I started Greg Mitchell’s 1998 book, Tricky Dick and the Pink Lady: Richard Nixon vs. Helen Gahagan Douglas—-Sexual Politics and the Red Scare, 1950. The book is about Richard Nixon’s 1950 run for the U.S. Senate against liberal Democrat Helen Gahagan Douglas. Mitchell says in the Preface to this book that he has looked at documents from this campaign that have not been considered in the past, and that these documents shed light on an election that Nixon did not care to discuss that much after his victory. The inside jacket of Irwin Gellman’s The Contender, which was more pro-Nixon than Mitchell’s book, made a similar claim: that Gellman was “the first historian to have complete and unfettered access to (among other sources) the 1946, 1948, and 1950 campaign files in the National Archives; papers from the executive sessions of HUAC; and every document dated through July 1952 in the Nixon Library & Birthplace.”
Mitchell’s portrayal of Nixon in my reading thus far is more negative than what I encountered in Gellman’s The Contender, Stephen Ambrose’s Nixon: The Education of a Politician, and (of course) Nixon’s own Six Crises. These three works depict Nixon as cautious about McCarthy, as Nixon thought that McCarthy was on to something when McCarthy attacked the problem of Communists in the U.S. Government, yet did not care for McCarthy’s irresponsible claims. (Actually, Six Crises does not mention McCarthy explicitly, but Nixon in the book does criticize anti-Communists who make irresponsible accusations.) According to Mitchell, McCarthy actually drew from one of Nixon’s speeches against Communism in conducting his own anti-Communist crusade, and, when McCarthy visited California, Nixon appeared with him on stage and prayed that McCarthy might have the strength to carry on. Ambrose does not mention this particular incident, but Ambrose does say that Nixon did not appear on the same stage with McCarthy when McCarthy spoke in California in 1950 to support Nixon’s candidacy for U.S. Senate. (UPDATE: On page 176, Mitchell says the same thing, asserting that Nixon did not want to be associated too much with McCarthy when Nixon was trying to move to the center to attract Democratic voters.) The backdrop for Mitchell’s narration is the fear that existed in 1950 about Communism, as international Communism made advances, and people in the U.S. were concerned about Communist infiltration in the U.S., even though the number of members in the Communist Party in the United States had declined. (UPDATE: On page 79, Mitchell says that “Nixon was no McCarthy; blacklisting and loyalty oaths made him uncomfortable.” Yet, on page 208, Mitchell says that Nixon “denounced those who refused to sign loyalty oaths.”)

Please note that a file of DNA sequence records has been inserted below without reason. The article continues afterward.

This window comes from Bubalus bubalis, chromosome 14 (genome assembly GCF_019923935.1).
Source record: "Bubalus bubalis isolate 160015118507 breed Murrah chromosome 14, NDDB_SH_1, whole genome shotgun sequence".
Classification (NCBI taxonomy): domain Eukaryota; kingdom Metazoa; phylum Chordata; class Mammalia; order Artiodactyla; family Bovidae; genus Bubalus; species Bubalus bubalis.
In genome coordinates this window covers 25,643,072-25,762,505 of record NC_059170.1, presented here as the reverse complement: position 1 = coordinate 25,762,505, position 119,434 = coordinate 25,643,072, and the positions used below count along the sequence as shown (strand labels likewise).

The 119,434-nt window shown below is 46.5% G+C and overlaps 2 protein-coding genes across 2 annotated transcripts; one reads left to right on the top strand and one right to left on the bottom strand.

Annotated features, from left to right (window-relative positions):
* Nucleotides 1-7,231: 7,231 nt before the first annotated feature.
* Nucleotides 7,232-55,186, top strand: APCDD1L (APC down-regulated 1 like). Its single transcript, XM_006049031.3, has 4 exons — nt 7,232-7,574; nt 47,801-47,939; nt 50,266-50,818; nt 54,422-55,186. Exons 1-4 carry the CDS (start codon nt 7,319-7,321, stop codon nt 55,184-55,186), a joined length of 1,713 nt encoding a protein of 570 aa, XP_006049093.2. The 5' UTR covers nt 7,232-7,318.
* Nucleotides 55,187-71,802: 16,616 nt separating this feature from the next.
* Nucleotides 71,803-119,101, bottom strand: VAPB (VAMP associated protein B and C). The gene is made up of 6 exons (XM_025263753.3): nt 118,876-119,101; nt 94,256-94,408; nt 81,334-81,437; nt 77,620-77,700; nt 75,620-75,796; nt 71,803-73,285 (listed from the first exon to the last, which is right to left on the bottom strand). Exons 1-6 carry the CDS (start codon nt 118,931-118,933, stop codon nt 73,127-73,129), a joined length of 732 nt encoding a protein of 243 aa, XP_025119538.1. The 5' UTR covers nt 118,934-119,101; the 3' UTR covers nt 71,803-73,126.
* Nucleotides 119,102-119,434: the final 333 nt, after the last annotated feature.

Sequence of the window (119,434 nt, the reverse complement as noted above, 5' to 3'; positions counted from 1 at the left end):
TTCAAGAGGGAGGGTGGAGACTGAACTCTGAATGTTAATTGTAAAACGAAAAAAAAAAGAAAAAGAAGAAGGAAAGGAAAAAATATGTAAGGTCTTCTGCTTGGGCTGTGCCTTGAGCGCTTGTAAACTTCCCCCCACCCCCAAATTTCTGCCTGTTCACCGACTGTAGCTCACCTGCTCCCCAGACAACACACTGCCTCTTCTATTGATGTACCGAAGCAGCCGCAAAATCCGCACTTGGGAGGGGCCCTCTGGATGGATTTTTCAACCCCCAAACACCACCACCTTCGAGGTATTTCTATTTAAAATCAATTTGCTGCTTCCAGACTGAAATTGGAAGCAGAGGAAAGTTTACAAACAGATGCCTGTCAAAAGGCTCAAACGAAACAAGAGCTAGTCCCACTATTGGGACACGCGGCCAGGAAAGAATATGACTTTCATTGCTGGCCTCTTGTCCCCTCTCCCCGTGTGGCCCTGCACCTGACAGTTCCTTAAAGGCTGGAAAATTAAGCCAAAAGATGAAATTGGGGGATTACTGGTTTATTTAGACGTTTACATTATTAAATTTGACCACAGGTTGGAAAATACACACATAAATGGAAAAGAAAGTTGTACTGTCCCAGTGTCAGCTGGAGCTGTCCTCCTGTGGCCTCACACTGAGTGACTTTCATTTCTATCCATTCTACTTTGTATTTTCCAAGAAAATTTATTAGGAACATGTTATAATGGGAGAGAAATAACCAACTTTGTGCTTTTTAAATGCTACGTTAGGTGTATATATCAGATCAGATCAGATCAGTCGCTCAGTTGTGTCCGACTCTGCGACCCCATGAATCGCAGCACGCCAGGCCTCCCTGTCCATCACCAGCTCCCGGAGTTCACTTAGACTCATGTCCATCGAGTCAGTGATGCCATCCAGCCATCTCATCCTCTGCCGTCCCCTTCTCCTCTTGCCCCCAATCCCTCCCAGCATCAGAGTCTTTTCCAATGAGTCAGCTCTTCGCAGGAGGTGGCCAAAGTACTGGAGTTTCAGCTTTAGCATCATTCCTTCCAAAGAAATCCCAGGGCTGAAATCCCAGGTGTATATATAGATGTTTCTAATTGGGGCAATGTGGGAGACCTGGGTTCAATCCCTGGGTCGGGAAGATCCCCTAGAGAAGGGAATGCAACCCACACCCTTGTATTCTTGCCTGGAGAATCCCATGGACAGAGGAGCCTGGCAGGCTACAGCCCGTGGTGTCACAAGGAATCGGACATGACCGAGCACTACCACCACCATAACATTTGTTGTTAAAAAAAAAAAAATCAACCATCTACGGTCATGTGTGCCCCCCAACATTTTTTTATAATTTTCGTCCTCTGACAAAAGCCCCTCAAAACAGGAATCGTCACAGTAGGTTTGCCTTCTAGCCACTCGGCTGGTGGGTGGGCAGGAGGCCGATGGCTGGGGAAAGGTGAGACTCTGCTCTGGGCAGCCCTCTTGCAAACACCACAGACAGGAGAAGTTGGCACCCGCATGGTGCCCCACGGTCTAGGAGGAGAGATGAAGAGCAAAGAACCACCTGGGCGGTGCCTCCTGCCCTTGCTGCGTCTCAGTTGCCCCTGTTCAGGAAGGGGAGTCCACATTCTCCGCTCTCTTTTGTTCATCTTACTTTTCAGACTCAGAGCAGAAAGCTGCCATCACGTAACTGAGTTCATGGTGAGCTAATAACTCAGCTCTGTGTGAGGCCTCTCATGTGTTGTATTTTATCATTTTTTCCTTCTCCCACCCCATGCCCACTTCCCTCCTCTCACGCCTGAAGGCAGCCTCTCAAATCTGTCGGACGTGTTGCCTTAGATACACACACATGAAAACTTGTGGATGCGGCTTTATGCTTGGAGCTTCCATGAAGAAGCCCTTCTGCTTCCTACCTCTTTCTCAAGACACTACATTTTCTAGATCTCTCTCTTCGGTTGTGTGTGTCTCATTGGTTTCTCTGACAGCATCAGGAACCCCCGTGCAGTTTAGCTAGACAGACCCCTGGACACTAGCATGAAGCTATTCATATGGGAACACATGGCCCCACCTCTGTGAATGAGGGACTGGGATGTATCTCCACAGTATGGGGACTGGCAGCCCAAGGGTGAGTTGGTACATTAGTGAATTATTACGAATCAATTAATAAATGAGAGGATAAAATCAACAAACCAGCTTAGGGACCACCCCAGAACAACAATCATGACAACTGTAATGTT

Mitchell makes clear in the Preface, however, that his aim is not to write an anti-Nixon book. Actually, Mitchell has fond memories of Nixon! He and his family saw Nixon when they visited the White House during Eisenhower’s Presidency, and Nixon waved to them. And Mitchell was one of the few people in his junior high school class who voted for Nixon in his school’s mock 1960 election, and he even took Nixon’s side in his school’s debate. Still, the Nixon in Mitchell’s book, at least in my reading thus far, appears more ruthless and conniving than the Nixon I have read about in other books for my Year (or More) of Nixon. And yet, even Mitchell’s Nixon had talent! On page 15, Mitchell tells the story of how Nixon at Berkeley gave a speech and answered questions so skillfully that a number of the indifferent were persuaded to support Nixon, while those who came to heckle him left with doubts about their stance. Someone from Berkeley’s Students for Douglas reported this to Douglas.
Mitchell made some interesting points in my latest reading. For example, he presented California as a state of paradox. California had the highest rate of job creation, yet also the highest unemployment rate, plus there were other paradoxes about it! I’m not surprised that this was the case in such a large and populous state!
Mitchell also provides background information on Helen Gahagan Thomas. She was raised in a Republican family, in which she as a girl made herself heard among the males. Helen loved to be in the limelight, and she became an actress. She was somewhat of a snob at first, especially when it came to riding trains, buses, and subways (she said that the people smelled), but her interest in politics and the plight of the poor originated on account of her husband’s political activity. She became a champion of the marginalized and associated with them, and yet her comments about African-Americans (i.e., “I just love the Negro people!”) came across as condescending. She did practice what she preached, however, for, as a U.S. Representative, she was the first white U.S. representative to hire an African-American secretary. In the U.S. Congress, Douglas was admired on account of her beauty, yet being an outspoken liberal female did not exactly endear her to her colleagues! One story that Mitchell told that stood out to me was when she loudly hissed at a Southern congressman’s speech that “blamed many U.S. casualties in World War II on the ineptitude of Negro soldiers” (page 25). It’s tragic that there was a time in U.S. history that such a speech would be made and tolerated on the floor of the U.S. Congress.